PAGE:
Wednesday 11 August 2010

Conspiracy 365: May

Conspiracy 365: May by Gabrielle Lord (Scholastic Inc.)
PB RRP $14.99
ISBN 9781741690378
Reviewed by Dawn Meredith

Conspiracy 365: May takes us further on young Callum Ormond’s surreal adventures. Just how much weird and dangerous stuff can happen to a teenager? Well, it’s all down to how bad the bad guys are. Cal is up against a mobster, Sligo, and a tough talking lawyer, Oriana De La Force, also with powerful friends. Both want to get their hands on that precious, illusive Ormond prize.

In this instalment Cal finds himself locked up in a mental home, strapped in a strait jacket, his identity stripped from him. In some ways it’s a relief that no one knows he is the runaway murdering teenager whose face is splashed all over the news, but Cal knows also that as long as he is trapped here, as Ben Galloway, he can’t solve the Ormond Riddle that has plagued his family for generations. Meanwhile, his little sister Gabbi remains in a coma and his mother seems convinced, like everyone else, that Cal is responsible. It just doesn’t add up. Even Cal’s best friend Boges, who provides emotional support, a string of ‘clean’ mobile phones to stay in contact, food and clothing, can’t believe Cal’s family have been so easily manipulated.

Cal’s amazing ability to extricate himself from seemingly impossible situations comes to the fore once again and he manages to escape the asylum, with the help of Boges and Winter Frey, the girl he can’t help but trust. His aim is to find his Great Uncle Bartholomew, who is the only other living relative with information about the Ormond Singularity. Armed with the information he has so far, Cal makes his way north to his uncle.

Bartholomew turns about to be a wonderful ally and for a brief time Cal has a break from being a wanted criminal. He enjoys his uncle’s company and more importantly, finds out a little more information about his family curse and something called The Ormond Jewel. Ticking away in the back of Cal’s mind is the constant idea that the Singularity has something to do twins in his family. His eye falls on a newspaper clipping – “Twin Baby Abduction Nightmare.” His father was a twin, his uncle was a twin and perhaps, just perhaps, that boy Cal has seen occasionally who looks eerily similar to himself is his own twin. But what does it all mean? He now knows about the tenth Earl of Ormond, Black Tom Butler and that the riddle and the jewel must be put together to solve it. Before Cal can truly get to the bottom of things with Uncle Bartholomew, Oriana’s thugs arrive. How are they tracking him? To his horror he finds that a tracking device was embedded under his skin on his right shoulder. His uncle manages to dig it out, but it’s already too late. Whilst Cal is breaking in to the neighbour’s house to collect vital information being kept there about his family, Bartholomew’s home is set alight.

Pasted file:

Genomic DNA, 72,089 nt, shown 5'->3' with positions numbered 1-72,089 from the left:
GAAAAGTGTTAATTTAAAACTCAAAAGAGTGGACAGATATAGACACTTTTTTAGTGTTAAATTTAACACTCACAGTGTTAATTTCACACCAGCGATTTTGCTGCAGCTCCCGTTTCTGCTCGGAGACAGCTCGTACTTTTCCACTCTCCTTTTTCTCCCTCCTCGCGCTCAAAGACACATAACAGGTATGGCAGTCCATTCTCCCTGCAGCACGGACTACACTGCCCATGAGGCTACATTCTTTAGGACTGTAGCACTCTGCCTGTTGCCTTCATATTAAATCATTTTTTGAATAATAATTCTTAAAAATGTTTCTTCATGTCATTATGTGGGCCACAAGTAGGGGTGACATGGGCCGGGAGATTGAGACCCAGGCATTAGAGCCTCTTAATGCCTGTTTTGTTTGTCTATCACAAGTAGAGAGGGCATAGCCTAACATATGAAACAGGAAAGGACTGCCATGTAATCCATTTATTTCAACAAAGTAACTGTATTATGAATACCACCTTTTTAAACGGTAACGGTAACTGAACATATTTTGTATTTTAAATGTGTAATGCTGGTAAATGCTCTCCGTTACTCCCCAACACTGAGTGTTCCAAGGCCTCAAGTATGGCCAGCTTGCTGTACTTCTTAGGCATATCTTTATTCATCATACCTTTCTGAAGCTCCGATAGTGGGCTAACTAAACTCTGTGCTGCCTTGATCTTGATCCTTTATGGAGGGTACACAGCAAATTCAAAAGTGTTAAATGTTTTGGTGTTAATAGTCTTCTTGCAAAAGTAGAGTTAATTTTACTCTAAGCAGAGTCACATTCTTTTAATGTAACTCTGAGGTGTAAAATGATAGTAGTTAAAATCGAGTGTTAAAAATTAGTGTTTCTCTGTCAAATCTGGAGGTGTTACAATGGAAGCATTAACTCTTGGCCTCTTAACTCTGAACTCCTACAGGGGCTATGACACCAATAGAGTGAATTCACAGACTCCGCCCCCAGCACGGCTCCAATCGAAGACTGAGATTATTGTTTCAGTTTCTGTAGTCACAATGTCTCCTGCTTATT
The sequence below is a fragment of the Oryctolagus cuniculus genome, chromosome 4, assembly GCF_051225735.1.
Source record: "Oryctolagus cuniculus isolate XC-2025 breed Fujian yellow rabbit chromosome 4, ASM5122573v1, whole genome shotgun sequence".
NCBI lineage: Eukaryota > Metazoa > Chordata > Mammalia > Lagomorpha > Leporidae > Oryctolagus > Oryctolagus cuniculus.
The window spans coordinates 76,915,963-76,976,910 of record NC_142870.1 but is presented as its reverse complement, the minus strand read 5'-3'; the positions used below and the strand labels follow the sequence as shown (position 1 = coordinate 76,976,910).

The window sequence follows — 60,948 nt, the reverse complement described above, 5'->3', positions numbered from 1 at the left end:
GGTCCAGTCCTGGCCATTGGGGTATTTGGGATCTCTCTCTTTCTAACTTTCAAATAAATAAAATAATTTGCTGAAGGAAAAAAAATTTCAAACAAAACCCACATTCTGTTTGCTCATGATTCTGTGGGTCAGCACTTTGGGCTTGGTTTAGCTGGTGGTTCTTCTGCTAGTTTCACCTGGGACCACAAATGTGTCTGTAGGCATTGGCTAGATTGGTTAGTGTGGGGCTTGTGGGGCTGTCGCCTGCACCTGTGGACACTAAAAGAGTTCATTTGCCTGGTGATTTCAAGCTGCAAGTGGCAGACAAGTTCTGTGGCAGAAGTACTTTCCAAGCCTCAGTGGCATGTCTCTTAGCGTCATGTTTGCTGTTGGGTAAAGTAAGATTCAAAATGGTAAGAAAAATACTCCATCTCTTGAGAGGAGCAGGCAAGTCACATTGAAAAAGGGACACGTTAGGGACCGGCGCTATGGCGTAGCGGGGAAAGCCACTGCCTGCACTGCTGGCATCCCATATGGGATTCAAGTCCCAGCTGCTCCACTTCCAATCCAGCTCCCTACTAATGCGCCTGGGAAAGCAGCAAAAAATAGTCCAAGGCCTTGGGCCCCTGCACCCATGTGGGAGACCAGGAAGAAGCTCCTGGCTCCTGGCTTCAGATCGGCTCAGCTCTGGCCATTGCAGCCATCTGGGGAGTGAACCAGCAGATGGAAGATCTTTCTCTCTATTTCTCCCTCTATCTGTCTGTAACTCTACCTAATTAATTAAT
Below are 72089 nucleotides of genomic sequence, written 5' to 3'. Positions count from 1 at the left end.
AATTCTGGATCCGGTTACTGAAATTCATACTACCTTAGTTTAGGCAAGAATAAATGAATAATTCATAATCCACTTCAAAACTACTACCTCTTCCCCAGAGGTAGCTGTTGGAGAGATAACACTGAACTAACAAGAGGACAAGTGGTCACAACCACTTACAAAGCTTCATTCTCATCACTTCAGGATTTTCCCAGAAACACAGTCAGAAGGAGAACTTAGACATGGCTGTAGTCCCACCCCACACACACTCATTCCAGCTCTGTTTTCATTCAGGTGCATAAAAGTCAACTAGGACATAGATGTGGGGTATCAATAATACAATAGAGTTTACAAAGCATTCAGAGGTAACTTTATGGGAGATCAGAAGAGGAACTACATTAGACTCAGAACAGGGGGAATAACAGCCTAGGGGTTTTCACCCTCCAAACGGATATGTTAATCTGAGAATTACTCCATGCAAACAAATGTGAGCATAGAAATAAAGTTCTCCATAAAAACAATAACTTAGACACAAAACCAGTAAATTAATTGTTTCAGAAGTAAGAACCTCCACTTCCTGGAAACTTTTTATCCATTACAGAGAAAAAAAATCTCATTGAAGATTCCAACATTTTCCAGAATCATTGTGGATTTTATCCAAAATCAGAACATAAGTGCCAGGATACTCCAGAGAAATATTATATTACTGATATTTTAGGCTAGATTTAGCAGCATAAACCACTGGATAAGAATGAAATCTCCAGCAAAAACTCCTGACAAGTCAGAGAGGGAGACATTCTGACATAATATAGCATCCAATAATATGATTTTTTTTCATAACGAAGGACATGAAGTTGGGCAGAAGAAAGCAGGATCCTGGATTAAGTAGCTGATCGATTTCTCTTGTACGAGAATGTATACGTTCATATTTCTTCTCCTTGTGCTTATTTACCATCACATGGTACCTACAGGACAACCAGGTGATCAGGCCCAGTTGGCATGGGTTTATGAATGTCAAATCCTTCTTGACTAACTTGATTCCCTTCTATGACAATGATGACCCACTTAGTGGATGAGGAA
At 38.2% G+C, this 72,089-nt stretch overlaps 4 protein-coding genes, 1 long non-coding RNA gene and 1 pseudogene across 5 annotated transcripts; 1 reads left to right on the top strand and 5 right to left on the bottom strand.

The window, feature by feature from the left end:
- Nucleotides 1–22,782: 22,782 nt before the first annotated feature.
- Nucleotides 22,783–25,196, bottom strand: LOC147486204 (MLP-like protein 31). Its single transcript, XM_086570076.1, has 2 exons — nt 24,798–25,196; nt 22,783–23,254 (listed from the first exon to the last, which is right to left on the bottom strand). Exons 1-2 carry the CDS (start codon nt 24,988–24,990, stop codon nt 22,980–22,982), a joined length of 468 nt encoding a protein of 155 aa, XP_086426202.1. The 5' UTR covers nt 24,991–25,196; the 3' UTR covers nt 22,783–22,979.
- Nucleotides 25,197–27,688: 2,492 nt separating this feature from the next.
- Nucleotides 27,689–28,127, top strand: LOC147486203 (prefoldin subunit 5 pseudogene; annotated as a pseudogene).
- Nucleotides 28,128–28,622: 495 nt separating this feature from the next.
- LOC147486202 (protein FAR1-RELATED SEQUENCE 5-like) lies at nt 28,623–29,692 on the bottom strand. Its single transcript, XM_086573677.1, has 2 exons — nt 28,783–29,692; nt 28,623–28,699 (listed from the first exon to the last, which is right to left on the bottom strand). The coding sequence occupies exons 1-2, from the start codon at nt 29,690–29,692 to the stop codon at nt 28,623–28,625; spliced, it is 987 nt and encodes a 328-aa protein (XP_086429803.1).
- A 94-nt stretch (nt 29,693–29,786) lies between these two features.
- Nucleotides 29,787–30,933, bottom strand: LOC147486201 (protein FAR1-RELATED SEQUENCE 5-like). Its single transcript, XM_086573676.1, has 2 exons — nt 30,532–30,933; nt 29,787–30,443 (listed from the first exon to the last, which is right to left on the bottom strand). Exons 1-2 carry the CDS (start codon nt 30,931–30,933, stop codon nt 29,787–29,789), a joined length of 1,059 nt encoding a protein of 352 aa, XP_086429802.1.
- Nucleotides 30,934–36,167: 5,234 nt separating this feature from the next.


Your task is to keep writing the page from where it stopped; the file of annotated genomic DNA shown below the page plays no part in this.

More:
Upon returning, Cal finds his uncle dying and has to make the heart wrenching decision to flee before he is caught. Bartholomew insists Cal leave immediately and take his pride and joy, The Orca, a home made light plane. Distraught, Cal says goodbye to the only relative who seems to believe his story and escapes in the Orca.

Flying is one thing, landing safely is another. Cal runs out of fuel and has to crash land. Now his trouble really begins. Cal is trapped inside the cockpit and the smoke is choking his life out of him.

Dawn Meredith writes from the Blue Mountains. You can follow her exploits here:  


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